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Financial Scams

Homeowner Scams- Traveling contractors who appear at the door unsolicited and point out flaws in construction, roof , or say you need to have asphalt driveways repaved are scammers called "Woodchucks." They take advantage of the elderly by overcharging and doing substandard work.

Mortgages and Reverse Mortgage Scams-  Scammers offer to assess the value of your home for a "fee." They then get the information from public sites and collect the fee or offer a great deal on a reverse mortgage. "According to the National Council on Aging (NCOA), ‘unsecured reverse mortgages can lead property owners to lose their homes when the perpetrators offer money or a free house somewhere else in exchange for the title to the property.’"

Lottery or Sweepstakes Winnings- The susceptible senior is notified that they have won a lottery or sweepstakes of some kind, but they need to either pay money (postage and shipping or lawyer/delivery fees) or divulge sensitive personal information to claim the winnings. Sometimes, the criminal will send the person a fake check to deposit but ask for some fees or tax monies upfront. 

Timeshare Scams- Imagine feeling bad enough to have gotten hooked by a timeshare sell and now getting taken two or three times more by those offering to sell that timeshare in 90 days or less. The thieves will ask for money upfront for advertising, title searches, and other administrative fees.   In the end, you are still stuck with the timeshare and all of the fee money is nonrefundable..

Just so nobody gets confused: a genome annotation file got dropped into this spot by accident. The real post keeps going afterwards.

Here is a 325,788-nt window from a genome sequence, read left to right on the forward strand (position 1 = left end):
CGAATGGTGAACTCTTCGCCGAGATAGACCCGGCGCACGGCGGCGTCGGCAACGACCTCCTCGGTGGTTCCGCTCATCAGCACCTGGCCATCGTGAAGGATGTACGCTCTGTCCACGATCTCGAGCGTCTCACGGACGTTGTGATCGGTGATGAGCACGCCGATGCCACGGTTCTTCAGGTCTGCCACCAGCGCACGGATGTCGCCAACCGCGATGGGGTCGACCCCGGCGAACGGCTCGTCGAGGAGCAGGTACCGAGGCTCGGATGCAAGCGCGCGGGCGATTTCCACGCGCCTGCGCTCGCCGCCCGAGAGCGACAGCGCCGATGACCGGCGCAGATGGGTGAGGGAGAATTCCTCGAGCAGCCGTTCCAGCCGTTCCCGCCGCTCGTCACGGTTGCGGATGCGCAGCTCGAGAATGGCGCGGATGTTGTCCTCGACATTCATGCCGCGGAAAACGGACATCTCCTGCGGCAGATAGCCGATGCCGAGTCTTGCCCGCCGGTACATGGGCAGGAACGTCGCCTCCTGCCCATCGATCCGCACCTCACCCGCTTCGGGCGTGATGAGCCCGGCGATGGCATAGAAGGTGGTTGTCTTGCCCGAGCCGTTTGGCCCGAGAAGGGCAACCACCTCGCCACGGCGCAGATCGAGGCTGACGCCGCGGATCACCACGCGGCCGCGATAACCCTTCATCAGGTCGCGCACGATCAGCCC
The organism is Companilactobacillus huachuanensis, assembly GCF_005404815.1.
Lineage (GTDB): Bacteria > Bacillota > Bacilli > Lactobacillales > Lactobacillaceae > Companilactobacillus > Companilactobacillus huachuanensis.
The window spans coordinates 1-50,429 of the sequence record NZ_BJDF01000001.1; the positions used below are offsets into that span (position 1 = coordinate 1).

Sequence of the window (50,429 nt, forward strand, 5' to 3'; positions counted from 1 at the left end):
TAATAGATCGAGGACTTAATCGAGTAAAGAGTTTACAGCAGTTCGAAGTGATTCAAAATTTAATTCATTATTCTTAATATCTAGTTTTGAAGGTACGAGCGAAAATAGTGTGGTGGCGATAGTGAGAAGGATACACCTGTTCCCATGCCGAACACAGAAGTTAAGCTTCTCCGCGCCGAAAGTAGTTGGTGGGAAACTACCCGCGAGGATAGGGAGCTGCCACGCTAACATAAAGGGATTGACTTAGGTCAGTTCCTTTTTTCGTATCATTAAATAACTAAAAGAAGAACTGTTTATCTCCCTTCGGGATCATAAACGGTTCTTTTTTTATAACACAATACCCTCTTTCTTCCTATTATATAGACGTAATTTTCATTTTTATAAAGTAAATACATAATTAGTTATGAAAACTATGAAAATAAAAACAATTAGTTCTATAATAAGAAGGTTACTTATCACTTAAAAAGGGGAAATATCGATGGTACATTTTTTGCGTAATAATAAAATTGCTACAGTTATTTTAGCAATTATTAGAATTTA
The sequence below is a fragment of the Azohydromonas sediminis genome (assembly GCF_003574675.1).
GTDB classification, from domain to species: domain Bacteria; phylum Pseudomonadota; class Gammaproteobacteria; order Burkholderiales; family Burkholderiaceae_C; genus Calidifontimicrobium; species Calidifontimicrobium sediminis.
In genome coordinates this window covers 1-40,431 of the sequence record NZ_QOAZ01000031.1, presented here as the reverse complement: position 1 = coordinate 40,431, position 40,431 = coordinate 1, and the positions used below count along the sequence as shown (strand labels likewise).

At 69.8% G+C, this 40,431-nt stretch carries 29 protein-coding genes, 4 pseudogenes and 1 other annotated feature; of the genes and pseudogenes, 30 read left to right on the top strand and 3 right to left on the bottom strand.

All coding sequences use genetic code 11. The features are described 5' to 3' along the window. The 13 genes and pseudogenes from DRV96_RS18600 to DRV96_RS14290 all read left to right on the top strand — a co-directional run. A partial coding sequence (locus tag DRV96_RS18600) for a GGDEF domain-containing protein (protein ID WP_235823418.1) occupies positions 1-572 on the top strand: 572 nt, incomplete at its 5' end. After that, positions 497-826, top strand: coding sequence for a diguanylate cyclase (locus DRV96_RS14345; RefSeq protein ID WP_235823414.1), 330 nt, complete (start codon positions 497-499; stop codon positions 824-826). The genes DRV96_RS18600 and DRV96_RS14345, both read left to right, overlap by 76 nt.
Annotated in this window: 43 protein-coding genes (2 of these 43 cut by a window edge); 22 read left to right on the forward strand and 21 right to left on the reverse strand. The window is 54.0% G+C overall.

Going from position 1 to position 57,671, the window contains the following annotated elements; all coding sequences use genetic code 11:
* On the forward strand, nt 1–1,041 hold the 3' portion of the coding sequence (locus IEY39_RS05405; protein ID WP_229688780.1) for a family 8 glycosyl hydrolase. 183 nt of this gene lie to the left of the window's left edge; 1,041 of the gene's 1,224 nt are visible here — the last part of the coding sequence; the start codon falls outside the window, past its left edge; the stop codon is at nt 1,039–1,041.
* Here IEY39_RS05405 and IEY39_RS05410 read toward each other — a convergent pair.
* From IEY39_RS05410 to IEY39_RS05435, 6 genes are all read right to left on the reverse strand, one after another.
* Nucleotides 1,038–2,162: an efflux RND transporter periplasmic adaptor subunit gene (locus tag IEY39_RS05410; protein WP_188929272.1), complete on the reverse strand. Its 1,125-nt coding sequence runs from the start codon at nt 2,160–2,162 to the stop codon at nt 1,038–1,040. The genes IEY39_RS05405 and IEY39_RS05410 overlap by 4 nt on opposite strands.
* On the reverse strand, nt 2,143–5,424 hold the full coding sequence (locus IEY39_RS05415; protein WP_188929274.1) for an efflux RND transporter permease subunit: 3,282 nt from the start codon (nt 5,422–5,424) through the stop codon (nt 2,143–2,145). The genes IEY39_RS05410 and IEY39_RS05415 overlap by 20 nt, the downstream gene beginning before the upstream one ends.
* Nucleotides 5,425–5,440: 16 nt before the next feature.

Family members or friends-" members or friends become so desperate for money that they will do whatever it takes to get it. Many of these family members are dependent on the senior for resources. The exploiting family member or friend comes to believe that, in return for care (actual or perceived and however little that care may be), he or she is due compensation (money, possessions, etc.)." Source:

Online investments or securities fraud- "Scammers will sell seniors long-term securities or stock. They have no problems selling a woman in her 80s a certificate that doesn’t mature for 20 or 25 years. They’re relying on her inability to understand the fine print. Then if she needs the money, she must break the bond and pay the penalties. Scammers make a commission." Source:

Solution Simply say, " Here is my attorney's (financial adviser, accountant, adult child) number. if they agree with your offer, I will certainly consider it." It is guaranteed that the scammer will not make that call! If it is work on your home, ask for three references...and call them.

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